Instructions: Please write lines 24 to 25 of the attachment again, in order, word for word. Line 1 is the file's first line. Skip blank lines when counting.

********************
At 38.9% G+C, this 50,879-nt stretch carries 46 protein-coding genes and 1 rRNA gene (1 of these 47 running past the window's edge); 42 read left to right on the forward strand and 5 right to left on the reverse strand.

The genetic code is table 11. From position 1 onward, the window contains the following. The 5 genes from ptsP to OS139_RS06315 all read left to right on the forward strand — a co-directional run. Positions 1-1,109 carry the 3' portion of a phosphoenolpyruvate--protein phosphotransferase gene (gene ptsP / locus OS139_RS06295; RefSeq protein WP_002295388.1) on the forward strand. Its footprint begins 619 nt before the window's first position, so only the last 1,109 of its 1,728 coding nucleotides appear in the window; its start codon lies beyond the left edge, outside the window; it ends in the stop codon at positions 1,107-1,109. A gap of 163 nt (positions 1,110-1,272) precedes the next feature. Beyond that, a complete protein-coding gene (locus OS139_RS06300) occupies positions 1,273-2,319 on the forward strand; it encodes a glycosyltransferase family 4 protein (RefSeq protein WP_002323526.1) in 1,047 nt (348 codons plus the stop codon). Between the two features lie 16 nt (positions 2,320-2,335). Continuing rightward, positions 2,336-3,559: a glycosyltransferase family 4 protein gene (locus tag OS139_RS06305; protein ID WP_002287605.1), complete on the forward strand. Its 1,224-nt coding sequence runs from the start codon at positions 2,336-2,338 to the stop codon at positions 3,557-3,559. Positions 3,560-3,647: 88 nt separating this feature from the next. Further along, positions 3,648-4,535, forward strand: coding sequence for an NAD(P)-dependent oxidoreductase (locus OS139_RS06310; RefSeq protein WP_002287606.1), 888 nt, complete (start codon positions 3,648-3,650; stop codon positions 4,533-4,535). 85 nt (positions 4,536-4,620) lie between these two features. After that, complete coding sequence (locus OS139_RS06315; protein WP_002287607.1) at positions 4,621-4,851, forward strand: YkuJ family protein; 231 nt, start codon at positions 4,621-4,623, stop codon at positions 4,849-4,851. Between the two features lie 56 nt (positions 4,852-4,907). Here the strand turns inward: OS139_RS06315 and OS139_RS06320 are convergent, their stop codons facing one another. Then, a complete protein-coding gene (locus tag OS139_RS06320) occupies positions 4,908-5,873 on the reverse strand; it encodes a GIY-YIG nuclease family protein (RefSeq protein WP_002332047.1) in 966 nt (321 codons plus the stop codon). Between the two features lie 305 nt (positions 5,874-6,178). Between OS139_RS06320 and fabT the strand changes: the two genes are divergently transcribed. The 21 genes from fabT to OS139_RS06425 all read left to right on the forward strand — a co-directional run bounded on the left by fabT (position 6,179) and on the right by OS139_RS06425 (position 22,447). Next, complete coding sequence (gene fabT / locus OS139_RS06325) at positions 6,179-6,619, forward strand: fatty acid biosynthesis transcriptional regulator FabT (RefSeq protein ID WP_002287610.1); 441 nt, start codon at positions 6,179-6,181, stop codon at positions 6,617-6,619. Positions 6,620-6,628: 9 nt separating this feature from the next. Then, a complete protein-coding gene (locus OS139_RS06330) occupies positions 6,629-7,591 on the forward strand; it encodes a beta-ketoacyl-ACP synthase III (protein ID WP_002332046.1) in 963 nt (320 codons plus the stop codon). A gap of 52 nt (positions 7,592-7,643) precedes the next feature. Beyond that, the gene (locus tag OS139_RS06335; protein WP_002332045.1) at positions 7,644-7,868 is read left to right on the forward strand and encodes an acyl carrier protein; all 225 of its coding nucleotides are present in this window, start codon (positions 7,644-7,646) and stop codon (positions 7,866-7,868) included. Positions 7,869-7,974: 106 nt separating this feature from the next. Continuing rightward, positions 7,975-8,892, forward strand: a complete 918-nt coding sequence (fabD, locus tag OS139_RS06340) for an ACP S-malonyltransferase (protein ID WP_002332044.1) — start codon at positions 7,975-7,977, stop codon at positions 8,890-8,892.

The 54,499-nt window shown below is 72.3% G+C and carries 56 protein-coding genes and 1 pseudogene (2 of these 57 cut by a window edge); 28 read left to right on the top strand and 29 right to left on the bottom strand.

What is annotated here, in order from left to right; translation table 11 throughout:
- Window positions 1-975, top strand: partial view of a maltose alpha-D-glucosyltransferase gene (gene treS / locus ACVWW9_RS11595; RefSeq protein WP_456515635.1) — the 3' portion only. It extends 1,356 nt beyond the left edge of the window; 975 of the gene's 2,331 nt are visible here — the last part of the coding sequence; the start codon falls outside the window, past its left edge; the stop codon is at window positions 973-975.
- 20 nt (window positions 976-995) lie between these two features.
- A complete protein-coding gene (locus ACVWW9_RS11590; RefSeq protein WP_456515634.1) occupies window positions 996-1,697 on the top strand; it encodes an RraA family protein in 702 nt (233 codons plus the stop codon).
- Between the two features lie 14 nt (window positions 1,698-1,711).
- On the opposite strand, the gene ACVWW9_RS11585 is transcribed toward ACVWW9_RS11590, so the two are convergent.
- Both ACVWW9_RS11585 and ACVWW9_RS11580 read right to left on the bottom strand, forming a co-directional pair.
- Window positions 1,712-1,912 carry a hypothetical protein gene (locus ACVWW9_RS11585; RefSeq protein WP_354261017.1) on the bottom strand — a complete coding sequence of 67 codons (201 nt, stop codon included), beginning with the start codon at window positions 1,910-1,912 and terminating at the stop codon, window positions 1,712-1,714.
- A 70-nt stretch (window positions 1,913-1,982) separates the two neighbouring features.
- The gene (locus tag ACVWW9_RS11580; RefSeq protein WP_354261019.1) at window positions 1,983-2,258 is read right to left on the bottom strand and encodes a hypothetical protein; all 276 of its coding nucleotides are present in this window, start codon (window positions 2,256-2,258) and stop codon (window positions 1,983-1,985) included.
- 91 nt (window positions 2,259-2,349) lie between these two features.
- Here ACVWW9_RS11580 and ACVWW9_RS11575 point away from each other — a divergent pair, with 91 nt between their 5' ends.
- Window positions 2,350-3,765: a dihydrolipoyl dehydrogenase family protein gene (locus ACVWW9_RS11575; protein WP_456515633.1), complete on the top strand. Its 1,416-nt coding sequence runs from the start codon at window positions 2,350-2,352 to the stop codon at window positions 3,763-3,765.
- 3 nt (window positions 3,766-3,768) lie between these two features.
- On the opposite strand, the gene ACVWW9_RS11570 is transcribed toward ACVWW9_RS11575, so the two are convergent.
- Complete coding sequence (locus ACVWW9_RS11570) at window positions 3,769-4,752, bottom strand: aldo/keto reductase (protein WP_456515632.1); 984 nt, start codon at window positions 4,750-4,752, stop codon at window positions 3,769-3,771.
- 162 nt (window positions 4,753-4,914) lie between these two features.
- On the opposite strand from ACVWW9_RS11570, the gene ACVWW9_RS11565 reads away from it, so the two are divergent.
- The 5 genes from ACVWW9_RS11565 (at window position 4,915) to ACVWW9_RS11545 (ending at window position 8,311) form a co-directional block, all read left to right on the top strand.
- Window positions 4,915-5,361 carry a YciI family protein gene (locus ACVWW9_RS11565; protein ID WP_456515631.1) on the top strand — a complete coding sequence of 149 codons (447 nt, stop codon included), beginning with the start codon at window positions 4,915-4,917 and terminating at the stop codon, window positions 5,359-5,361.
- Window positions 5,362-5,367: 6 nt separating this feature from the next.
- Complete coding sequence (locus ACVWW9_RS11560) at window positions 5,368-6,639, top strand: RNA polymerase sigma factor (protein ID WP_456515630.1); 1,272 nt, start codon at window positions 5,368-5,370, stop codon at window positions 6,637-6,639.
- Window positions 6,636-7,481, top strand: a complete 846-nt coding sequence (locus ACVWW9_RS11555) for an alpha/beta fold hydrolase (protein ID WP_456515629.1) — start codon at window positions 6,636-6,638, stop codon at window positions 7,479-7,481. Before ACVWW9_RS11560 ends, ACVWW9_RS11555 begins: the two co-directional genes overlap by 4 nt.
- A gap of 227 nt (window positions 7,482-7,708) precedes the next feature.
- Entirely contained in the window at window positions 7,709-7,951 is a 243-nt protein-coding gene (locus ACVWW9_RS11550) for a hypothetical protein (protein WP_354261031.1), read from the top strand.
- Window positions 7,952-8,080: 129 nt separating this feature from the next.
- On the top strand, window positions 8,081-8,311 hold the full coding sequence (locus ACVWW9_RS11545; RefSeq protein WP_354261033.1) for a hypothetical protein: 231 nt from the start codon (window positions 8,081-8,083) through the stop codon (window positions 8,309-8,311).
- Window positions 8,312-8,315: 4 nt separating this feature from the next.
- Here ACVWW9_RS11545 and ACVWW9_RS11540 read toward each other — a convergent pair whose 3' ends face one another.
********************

- Window positions 5,362-5,367: 6 nt separating this feature from the next.
- Complete coding sequence (locus ACVWW9_RS11560) at window positions 5,368-6,639, top strand: RNA polymerase sigma factor (protein ID WP_456515630.1); 1,272 nt, start codon at window positions 5,368-5,370, stop codon at window positions 6,637-6,639.